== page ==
Eastern Pwo language
Eastern Pwo or Phlou, (Burmese: အရှေ့ပိုးကရင်) is a Karen language spoken by over a million people in Burma and by about 50,000 in Thailand, where it has been called Southern Pwo. It is not intelligible with other varieties of Pwo.
|Native to||Burma, Thailand|
|Ethnicity||Pwo Karen people|
|Burmese script (various alphabets)|
Leke script, Thai script
A script called Leke was developed between 1830 and 1860 and is used by members of the millenarian Leke sect of Buddhism. Otherwise a variety of Burmese alphabets are used, and refugees in Thailand have created a Thai alphabet which is in limited use.
The following displays the phonological features of two of the eastern Pwo Karen dialects, Pa'an and Tavoy:
- Post-alveolar affricates /tɕ, tɕʰ/, are realized as fricatives [s, sʰ], among some formal dialects.
- /t̪/ when pronounced slowly is phonetically realized as a dental affricate [t̪θ].
- Voiced plosives /b, d/ are pronounced as implosives [ɓ, ɗ] only in the Pa'an dialect.
- /h/ does not exist in the Tavoy dialect.
- /j/ may tend to be slightly fricativized [ʝ] when preceding front vowels.
- /r/ may also be realized as a tap [ɾ].
- /ɪ/ does not occur after a /w/ sound.
- /ɪ, ʊ, ɛ, ɔ/ are merged with /i, u, e, o/ in the Tavoy dialect.
Four tones are present in Eastern Pwo:
- Pa’an (Inland Eastern Pwo Karen, Moulmein)
- Kawkareik (Eastern Border Pwo Karen)
- Tavoy (Southern Pwo Karen)
The Eastern Pwo Karen language is heavily derived from the Mon script and the Burmese script.
|Number||Eastern Pwo Karen|
|21||၂၁||ဏီ့ဆီ့လ်ု||ne chi luh|
|22||၂၂||ဏီ့ဆီ့ဏီ့||ne chi ne|
|101||၁၀၁||လ်ုဖငၲႉလ်ု||luh pong luh|
The Eastern Pwo Karen numeric symbols currently does not exist in the Burmese Unicode block.
- The number zero, ploh plih (ပၠဝ်ပၠေ), means "of no value".
- The number zero is not used in day-to-day life and mostly exists in writing only. People are taught to use the Burmese numeric system instead, including zero.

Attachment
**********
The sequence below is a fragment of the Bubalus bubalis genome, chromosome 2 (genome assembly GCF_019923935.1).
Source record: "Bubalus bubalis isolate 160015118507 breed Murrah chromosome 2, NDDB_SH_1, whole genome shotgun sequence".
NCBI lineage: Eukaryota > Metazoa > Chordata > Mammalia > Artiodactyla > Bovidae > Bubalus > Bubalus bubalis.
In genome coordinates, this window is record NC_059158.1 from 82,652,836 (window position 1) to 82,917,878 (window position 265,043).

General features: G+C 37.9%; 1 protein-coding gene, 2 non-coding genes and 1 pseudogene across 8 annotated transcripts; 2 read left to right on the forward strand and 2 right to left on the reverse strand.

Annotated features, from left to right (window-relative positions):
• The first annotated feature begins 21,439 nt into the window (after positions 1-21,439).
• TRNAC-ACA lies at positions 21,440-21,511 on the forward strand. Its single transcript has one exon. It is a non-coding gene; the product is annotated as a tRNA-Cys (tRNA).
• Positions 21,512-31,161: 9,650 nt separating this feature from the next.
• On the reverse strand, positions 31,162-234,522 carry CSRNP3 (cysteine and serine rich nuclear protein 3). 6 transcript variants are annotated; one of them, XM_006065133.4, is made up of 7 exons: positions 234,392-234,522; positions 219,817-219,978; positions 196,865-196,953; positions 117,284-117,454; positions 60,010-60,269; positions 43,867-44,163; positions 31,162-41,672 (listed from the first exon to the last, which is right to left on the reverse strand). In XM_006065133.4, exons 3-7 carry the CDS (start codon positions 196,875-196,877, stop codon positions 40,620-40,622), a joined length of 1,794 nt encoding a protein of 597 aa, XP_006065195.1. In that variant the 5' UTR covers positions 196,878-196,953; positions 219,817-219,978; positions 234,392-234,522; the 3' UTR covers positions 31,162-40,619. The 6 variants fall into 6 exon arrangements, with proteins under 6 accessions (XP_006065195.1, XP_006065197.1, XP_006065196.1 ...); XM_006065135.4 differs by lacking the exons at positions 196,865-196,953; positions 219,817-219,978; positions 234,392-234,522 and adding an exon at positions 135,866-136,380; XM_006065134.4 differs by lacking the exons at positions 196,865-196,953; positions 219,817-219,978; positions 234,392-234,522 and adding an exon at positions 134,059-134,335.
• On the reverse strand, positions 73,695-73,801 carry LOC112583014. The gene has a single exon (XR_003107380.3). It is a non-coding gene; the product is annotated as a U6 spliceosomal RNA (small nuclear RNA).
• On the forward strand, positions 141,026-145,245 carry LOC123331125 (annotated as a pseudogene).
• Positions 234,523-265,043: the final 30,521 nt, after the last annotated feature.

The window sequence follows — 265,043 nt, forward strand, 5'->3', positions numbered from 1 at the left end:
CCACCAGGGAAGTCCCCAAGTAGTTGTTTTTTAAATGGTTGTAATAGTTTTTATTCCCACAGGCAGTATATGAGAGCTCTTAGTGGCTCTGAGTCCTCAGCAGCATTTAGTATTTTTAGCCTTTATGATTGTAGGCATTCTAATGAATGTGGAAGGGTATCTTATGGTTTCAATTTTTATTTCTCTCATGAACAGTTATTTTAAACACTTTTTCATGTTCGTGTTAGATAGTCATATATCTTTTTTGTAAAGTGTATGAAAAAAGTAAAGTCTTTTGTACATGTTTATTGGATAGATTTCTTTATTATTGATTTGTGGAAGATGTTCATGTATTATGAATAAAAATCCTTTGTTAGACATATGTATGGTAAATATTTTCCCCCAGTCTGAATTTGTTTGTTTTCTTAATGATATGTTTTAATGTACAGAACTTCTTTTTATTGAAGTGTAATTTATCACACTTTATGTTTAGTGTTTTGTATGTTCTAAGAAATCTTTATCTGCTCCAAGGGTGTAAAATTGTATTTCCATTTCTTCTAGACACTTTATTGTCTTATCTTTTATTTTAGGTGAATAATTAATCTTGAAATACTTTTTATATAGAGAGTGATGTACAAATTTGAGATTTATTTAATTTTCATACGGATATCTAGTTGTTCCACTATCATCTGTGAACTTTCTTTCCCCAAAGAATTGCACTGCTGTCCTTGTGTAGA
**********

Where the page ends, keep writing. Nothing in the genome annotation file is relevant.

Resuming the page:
- Chi (ဆီ့) denotes 10, any number from 1 to 9 before chi can be interpreted as "of ten(s)", so 20 would be ne chi. Pong (ဖငၲ) denotes 100, any number from 1 to 9 before pong can be interpreted as "hundred(s)", so 200 would be ne pong. Similarly, the same rule applies to thousand, muh (မိုငၲ့); ten-thousand, lah (လါ); and hundred-thousand, thay (သိငၲႉ).
- Numbers after the hundred-thousands (millions and above) are prefixed with thay (သိငၲႉ), hundred thousand. For example, one million would be thay luh chi (သိငၲႉလ်ုဆီ့), "hundred thousand of tens"; two million would be thay ne chi (သိငၲႉဏီ့ဆီ့), hundred thousand of two tens; ten million would be thay luh pong (သိငၲႉလ်ုဖငၲ), "hundred thousand of hundreds"; one billion would be thay luh lah (သိငၲႉလ်ုလါ), "hundred thousand of ten thousands".
Due to the close approximation to Thailand, the Eastern Pwo Karen adopts Thai's decimal word, chut, (Karen: ကျူဒၲ, ကျူ(ဒၲ); Thai: จุด; English: and, dot). For example, 1.01 is luh chut ploh plih luh (လ်ု ပၠဝ်ပၠေလ်ု).
Fractions are formed by saying puh (ပုံႉ) after the numerator and the denominator. For example, one-third (1/3) would be luh puh thuh puh (လ်ုပုံသိုငၲ့ပုံ) and three over one, three-"oneths" (3/1) would be thuh puh luh puh (သိုငၲ့ပုံလ်ုပုံ).
- Eastern Pwo at Ethnologue (18th ed., 2015)
- Hammarström, Harald; Forkel, Robert; Haspelmath, Martin, eds. (2017). "Pwo Eastern Karen". Glottolog 3.0. Jena, Germany: Max Planck Institute for the Science of Human History.
- Kato, Atsuhiko (1995). The phonological systems of three Pwo Karen dialects. Linguistics of the Tibeto-Burman Area 18. pp. 63–103.CS1 maint: location (link)
|Eastern Pwo language test of Wikipedia at Wikimedia Incubator|